Anna and the Swallow Man by Gavriel Savit
Published by Knopf Books for Young Readers
on January 26th 2016
A stunning, literary, and wholly original debut novel set in Poland during the Second World War perfect for readers of The Book Thief.
Kraków, 1939. A million marching soldiers and a thousand barking dogs. This is no place to grow up. Anna Łania is just seven years old when the Germans take her father, a linguistics professor, during their purge of intellectuals in Poland. She’s alone.
And then Anna meets the Swallow Man. He is a mystery, strange and tall, a skilled deceiver with more than a little magic up his sleeve. And when the soldiers in the streets look at him, they see what he wants them to see.
The Swallow Man is not Anna’s father—she knows that very well—but she also knows that, like her father, he’s in danger of being taken, and like her father, he has a gift for languages: Polish, Russian, German, Yiddish, even Bird. When he summons a bright, beautiful swallow down to his hand to stop her from crying, Anna is entranced. She follows him into the wilderness.
Over the course of their travels together, Anna and the Swallow Man will dodge bombs, tame soldiers, and even, despite their better judgment, make a friend. But in a world gone mad, everything can prove dangerous. Even the Swallow Man. Destined to become a classic, Gavriel Savit’s stunning debut reveals life’s hardest lessons while celebrating its miraculous possibilities.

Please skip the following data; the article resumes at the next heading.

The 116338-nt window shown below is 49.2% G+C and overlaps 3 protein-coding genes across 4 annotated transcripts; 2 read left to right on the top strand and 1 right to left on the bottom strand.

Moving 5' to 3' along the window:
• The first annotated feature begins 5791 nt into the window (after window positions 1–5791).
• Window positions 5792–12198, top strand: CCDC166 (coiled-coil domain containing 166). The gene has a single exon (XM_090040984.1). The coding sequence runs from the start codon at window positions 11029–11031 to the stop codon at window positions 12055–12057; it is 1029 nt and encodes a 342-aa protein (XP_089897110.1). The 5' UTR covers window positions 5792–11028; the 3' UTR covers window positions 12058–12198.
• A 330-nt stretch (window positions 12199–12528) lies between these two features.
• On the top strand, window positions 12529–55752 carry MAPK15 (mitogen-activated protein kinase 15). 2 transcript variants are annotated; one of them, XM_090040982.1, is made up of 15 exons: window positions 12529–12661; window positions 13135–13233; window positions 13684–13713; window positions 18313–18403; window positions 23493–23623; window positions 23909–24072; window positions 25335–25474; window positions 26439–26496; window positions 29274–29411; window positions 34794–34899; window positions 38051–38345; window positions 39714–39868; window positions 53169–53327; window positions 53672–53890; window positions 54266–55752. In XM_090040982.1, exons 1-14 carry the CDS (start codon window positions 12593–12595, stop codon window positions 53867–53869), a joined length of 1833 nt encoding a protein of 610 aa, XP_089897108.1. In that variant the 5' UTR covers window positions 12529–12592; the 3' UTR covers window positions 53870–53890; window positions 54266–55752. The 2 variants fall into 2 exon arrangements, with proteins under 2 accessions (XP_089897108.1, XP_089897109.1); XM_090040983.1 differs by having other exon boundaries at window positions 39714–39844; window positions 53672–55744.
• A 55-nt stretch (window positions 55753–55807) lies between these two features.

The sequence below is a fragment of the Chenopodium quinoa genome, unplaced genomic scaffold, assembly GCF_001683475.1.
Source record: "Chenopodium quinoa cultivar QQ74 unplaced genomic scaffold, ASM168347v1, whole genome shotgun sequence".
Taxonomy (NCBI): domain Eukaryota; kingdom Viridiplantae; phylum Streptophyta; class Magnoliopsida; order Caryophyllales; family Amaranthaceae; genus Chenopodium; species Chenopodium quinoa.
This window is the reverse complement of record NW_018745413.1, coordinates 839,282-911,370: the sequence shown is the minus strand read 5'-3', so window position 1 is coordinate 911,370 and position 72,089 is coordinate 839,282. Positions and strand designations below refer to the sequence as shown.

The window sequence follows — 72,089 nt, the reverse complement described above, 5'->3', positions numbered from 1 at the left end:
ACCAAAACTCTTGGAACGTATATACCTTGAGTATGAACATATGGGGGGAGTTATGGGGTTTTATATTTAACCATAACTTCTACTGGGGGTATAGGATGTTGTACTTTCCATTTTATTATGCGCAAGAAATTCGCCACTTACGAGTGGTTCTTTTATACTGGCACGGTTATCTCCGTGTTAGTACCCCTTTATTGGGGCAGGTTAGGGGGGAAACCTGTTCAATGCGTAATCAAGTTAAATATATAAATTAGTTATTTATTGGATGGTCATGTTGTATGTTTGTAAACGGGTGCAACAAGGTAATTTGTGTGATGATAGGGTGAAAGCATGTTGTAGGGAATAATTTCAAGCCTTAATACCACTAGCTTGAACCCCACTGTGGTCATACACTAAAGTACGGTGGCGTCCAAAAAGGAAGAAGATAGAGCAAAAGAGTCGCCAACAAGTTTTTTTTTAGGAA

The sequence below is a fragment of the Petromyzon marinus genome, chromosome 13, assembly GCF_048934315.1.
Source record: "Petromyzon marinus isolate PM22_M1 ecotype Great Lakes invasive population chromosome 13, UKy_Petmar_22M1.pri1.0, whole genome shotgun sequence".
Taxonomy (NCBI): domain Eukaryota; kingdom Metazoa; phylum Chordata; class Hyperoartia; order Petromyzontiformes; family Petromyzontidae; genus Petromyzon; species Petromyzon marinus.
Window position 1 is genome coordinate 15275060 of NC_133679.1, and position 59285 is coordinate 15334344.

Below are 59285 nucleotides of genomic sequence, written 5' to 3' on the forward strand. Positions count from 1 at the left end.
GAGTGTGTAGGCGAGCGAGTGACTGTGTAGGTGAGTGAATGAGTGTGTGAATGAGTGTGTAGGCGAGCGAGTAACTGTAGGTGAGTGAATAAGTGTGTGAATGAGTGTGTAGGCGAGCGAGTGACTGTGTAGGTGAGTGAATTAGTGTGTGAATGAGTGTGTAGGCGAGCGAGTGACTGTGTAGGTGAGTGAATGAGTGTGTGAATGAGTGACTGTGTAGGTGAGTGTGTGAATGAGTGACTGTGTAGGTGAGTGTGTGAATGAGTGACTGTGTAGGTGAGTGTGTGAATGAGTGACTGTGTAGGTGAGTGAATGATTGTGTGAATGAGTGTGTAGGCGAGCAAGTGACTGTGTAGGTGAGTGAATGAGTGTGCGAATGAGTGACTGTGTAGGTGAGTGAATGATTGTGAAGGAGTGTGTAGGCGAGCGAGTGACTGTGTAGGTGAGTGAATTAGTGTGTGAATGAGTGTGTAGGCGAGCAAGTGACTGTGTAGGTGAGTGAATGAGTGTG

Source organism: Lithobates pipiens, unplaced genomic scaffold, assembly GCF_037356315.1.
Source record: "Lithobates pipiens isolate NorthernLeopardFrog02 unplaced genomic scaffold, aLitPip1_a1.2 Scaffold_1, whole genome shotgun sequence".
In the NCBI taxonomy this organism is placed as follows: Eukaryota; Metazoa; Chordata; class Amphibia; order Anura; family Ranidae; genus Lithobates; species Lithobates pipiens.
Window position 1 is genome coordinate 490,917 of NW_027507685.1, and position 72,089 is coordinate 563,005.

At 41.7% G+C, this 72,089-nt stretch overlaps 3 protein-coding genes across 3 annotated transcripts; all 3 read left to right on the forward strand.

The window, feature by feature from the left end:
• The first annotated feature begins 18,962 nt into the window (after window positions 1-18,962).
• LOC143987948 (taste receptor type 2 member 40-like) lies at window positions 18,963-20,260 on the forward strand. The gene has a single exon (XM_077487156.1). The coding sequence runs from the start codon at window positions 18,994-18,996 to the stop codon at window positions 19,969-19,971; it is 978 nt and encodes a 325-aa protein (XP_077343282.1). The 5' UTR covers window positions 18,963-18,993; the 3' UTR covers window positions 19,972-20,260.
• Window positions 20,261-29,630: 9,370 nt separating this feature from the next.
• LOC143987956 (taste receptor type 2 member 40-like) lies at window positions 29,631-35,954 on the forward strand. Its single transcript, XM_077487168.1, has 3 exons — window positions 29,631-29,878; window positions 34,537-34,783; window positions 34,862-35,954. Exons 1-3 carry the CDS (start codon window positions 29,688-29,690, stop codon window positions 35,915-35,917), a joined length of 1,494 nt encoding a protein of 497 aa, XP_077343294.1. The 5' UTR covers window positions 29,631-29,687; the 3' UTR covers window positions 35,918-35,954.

I received this book for free from Publisher in exchange for an honest review. This does not affect my opinion of the book or the content of my review.
I had heard about Anna and the Swallow Man back in May at BEA. I was talking to a friend on the showroom floor and she mentioned the book and it had been in the back of my mind ever since. When I was contacted about reading it for a blog tour I immediately said yes. I knew it would be a tough read thanks to the subject matter and parts of it really were. But it was also just a beautifully written novel about survival.
It’s hard to say exactly what happened in the book since we all know the stories on what happened in parts of Europe in the 40s when WW2 was happening. People were being taken away from their family and their homes and no one would know where they went or if they would return. And this is the position Anna found herself in when her father, a single father, was taken away and she was left alone. She was 7. That was the heart of the story for me. This poor 7 year old girl had to navigate through a time in history that hurts to even think about. She had to trust a stranger and make decisions an adult wouldn’t want to make and do things I would never want to do. That was what really hit me in Anna and the Swallow Man.
And even with all that violence and death and sadness the writing shined through. The author did justice to what they were writing about even though it was difficult to do I would imagine. It was done with tact and class and with a certain kind of beauty. It made Anna and the Swallow Man a hard read but a beautiful read when all is said and done.